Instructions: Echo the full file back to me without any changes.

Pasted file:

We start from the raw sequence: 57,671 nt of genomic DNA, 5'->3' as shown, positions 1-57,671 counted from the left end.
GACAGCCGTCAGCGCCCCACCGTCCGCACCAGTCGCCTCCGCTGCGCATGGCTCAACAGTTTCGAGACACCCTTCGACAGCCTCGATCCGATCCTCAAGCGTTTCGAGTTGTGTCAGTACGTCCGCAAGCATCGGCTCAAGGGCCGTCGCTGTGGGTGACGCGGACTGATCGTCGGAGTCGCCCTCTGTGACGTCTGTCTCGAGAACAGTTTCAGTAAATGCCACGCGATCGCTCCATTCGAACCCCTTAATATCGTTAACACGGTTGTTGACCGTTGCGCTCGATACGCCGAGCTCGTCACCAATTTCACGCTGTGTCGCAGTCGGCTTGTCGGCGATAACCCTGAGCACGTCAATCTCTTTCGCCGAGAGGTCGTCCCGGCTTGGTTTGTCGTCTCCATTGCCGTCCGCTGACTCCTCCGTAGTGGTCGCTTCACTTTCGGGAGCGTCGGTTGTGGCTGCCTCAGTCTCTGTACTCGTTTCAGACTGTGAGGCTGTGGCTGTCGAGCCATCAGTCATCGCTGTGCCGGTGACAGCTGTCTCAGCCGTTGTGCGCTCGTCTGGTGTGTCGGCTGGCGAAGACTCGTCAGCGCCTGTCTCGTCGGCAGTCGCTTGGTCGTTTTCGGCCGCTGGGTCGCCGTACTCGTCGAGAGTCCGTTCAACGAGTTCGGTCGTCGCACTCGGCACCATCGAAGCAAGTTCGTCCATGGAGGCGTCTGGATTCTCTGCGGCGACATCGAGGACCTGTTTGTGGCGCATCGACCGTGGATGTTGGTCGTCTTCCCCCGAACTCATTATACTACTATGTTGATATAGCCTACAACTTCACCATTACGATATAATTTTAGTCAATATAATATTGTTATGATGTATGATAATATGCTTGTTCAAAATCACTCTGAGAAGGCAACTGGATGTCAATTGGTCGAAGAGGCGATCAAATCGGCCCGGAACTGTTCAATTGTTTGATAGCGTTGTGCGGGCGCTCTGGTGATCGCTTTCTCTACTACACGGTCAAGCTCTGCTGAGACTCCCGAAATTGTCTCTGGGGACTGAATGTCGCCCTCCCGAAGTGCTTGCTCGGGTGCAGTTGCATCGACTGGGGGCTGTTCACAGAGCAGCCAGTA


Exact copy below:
We start from the raw sequence: 57,671 nt of genomic DNA, 5'->3' as shown, positions 1-57,671 counted from the left end.
GACAGCCGTCAGCGCCCCACCGTCCGCACCAGTCGCCTCCGCTGCGCATGGCTCAACAGTTTCGAGACACCCTTCGACAGCCTCGATCCGATCCTCAAGCGTTTCGAGTTGTGTCAGTACGTCCGCAAGCATCGGCTCAAGGGCCGTCGCTGTGGGTGACGCGGACTGATCGTCGGAGTCGCCCTCTGTGACGTCTGTCTCGAGAACAGTTTCAGTAAATGCCACGCGATCGCTCCATTCGAACCCCTTAATATCGTTAACACGGTTGTTGACCGTTGCGCTCGATACGCCGAGCTCGTCACCAATTTCACGCTGTGTCGCAGTCGGCTTGTCGGCGATAACCCTGAGCACGTCAATCTCTTTCGCCGAGAGGTCGTCCCGGCTTGGTTTGTCGTCTCCATTGCCGTCCGCTGACTCCTCCGTAGTGGTCGCTTCACTTTCGGGAGCGTCGGTTGTGGCTGCCTCAGTCTCTGTACTCGTTTCAGACTGTGAGGCTGTGGCTGTCGAGCCATCAGTCATCGCTGTGCCGGTGACAGCTGTCTCAGCCGTTGTGCGCTCGTCTGGTGTGTCGGCTGGCGAAGACTCGTCAGCGCCTGTCTCGTCGGCAGTCGCTTGGTCGTTTTCGGCCGCTGGGTCGCCGTACTCGTCGAGAGTCCGTTCAACGAGTTCGGTCGTCGCACTCGGCACCATCGAAGCAAGTTCGTCCATGGAGGCGTCTGGATTCTCTGCGGCGACATCGAGGACCTGTTTGTGGCGCATCGACCGTGGATGTTGGTCGTCTTCCCCCGAACTCATTATACTACTATGTTGATATAGCCTACAACTTCACCATTACGATATAATTTTAGTCAATATAATATTGTTATGATGTATGATAATATGCTTGTTCAAAATCACTCTGAGAAGGCAACTGGATGTCAATTGGTCGAAGAGGCGATCAAATCGGCCCGGAACTGTTCAATTGTTTGATAGCGTTGTGCGGGCGCTCTGGTGATCGCTTTCTCTACTACACGGTCAAGCTCTGCTGAGACTCCCGAAATTGTCTCTGGGGACTGAATGTCGCCCTCCCGAAGTGCTTGCTCGGGTGCAGTTGCATCGACTGGGGGCTGTTCACAGAGCAGCCAGTA